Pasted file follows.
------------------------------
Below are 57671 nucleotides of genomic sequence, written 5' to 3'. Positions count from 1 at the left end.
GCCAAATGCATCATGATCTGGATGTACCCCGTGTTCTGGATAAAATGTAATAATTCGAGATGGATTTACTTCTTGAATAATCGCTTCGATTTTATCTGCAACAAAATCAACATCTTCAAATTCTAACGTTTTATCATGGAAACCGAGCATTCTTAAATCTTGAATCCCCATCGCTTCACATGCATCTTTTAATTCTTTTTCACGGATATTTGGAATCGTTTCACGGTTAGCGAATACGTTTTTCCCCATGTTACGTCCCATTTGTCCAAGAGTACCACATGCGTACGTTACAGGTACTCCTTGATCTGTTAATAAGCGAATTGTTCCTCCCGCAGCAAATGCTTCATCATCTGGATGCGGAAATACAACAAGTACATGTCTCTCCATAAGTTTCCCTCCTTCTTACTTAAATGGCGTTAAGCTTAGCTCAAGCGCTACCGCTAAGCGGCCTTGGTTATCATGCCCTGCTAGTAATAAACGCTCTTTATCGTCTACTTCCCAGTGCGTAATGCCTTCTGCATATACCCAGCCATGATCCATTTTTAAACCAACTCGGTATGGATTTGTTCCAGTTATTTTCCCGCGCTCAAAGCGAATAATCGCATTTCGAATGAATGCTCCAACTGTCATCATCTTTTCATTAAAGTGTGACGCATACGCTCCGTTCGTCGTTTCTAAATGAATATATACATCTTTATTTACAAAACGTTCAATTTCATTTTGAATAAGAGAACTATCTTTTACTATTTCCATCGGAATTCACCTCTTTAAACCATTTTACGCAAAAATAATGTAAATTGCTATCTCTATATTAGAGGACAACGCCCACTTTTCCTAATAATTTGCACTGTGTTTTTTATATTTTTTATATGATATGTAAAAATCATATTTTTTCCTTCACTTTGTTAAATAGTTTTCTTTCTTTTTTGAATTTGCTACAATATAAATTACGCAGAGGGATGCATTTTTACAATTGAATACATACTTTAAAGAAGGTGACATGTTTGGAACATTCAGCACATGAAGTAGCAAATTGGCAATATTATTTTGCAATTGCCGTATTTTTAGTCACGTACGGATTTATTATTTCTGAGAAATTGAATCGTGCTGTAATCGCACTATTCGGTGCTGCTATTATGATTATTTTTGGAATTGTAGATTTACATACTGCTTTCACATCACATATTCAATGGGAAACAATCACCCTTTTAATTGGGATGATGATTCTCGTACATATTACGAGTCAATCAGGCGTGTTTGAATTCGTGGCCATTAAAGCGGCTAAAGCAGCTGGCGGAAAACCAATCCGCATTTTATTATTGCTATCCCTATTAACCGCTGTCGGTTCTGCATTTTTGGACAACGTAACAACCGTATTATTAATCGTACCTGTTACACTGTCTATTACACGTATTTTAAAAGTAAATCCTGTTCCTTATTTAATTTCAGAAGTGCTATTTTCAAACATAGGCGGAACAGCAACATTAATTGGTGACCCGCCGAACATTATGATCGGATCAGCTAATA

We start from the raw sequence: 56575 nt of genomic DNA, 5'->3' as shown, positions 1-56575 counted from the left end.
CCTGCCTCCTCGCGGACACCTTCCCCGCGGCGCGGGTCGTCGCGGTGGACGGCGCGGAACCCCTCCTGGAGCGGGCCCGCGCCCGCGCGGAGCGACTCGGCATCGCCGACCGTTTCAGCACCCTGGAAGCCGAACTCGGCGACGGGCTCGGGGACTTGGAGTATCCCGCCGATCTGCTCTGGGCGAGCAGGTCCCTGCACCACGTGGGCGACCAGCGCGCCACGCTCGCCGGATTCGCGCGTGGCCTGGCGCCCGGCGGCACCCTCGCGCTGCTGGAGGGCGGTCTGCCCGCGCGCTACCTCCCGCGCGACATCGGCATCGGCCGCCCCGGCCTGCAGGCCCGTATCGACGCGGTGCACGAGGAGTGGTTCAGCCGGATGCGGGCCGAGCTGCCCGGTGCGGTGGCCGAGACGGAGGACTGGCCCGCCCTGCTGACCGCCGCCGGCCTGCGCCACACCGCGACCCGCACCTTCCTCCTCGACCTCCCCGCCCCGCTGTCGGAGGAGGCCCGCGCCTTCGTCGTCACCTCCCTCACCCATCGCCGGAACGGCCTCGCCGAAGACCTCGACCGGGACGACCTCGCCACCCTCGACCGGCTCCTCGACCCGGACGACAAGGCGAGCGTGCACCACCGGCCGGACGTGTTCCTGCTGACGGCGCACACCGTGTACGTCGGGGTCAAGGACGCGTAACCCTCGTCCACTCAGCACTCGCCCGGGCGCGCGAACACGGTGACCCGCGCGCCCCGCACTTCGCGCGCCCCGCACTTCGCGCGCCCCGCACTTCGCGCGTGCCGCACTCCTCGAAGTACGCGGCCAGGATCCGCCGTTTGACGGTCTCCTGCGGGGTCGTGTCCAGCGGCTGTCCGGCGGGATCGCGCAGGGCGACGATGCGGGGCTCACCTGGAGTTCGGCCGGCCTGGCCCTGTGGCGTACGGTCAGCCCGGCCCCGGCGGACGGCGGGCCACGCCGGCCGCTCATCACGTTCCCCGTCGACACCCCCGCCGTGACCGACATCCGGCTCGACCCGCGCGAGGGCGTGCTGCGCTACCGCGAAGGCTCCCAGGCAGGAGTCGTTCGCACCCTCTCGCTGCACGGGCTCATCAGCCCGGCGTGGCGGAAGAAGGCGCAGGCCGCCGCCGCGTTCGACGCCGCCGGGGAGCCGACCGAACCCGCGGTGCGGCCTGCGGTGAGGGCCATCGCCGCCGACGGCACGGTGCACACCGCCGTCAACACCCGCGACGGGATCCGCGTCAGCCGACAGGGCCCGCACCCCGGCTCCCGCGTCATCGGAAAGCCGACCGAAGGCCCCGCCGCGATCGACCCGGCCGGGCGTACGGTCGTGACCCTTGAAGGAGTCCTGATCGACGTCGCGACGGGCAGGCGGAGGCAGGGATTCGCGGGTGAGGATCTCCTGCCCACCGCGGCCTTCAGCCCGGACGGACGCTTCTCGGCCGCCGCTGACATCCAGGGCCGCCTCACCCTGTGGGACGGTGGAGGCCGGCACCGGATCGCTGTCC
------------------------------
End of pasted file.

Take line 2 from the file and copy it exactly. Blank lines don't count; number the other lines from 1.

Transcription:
GCCAAATGCATCATGATCTGGATGTACCCCGTGTTCTGGATAAAATGTAATAATTCGAGATGGATTTACTTCTTGAATAATCGCTTCGATTTTATCTGCAACAAAATCAACATCTTCAAATTCTAACGTTTTATCATGGAAACCGAGCATTCTTAAATCTTGAATCCCCATCGCTTCACATGCATCTTTTAATTCTTTTTCACGGATATTTGGAATCGTTTCACGGTTAGCGAATACGTTTTTCCCCATGTTACGTCCCATTTGTCCAAGAGTACCACATGCGTACGTTACAGGTACTCCTTGATCTGTTAATAAGCGAATTGTTCCTCCCGCAGCAAATGCTTCATCATCTGGATGCGGAAATACAACAAGTACATGTCTCTCCATAAGTTTCCCTCCTTCTTACTTAAATGGCGTTAAGCTTAGCTCAAGCGCTACCGCTAAGCGGCCTTGGTTATCATGCCCTGCTAGTAATAAACGCTCTTTATCGTCTACTTCCCAGTGCGTAATGCCTTCTGCATATACCCAGCCATGATCCATTTTTAAACCAACTCGGTATGGATTTGTTCCAGTTATTTTCCCGCGCTCAAAGCGAATAATCGCATTTCGAATGAATGCTCCAACTGTCATCATCTTTTCATTAAAGTGTGACGCATACGCTCCGTTCGTCGTTTCTAAATGAATATATACATCTTTATTTACAAAACGTTCAATTTCATTTTGAATAAGAGAACTATCTTTTACTATTTCCATCGGAATTCACCTCTTTAAACCATTTTACGCAAAAATAATGTAAATTGCTATCTCTATATTAGAGGACAACGCCCACTTTTCCTAATAATTTGCACTGTGTTTTTTATATTTTTTATATGATATGTAAAAATCATATTTTTTCCTTCACTTTGTTAAATAGTTTTCTTTCTTTTTTGAATTTGCTACAATATAAATTACGCAGAGGGATGCATTTTTACAATTGAATACATACTTTAAAGAAGGTGACATGTTTGGAACATTCAGCACATGAAGTAGCAAATTGGCAATATTATTTTGCAATTGCCGTATTTTTAGTCACGTACGGATTTATTATTTCTGAGAAATTGAATCGTGCTGTAATCGCACTATTCGGTGCTGCTATTATGATTATTTTTGGAATTGTAGATTTACATACTGCTTTCACATCACATATTCAATGGGAAACAATCACCCTTTTAATTGGGATGATGATTCTCGTACATATTACGAGTCAATCAGGCGTGTTTGAATTCGTGGCCATTAAAGCGGCTAAAGCAGCTGGCGGAAAACCAATCCGCATTTTATTATTGCTATCCCTATTAACCGCTGTCGGTTCTGCATTTTTGGACAACGTAACAACCGTATTATTAATCGTACCTGTTACACTGTCTATTACACGTATTTTAAAAGTAAATCCTGTTCCTTATTTAATTTCAGAAGTGCTATTTTCAAACATAGGCGGAACAGCAACATTAATTGGTGACCCGCCGAACATTATGATCGGATCAGCTAATA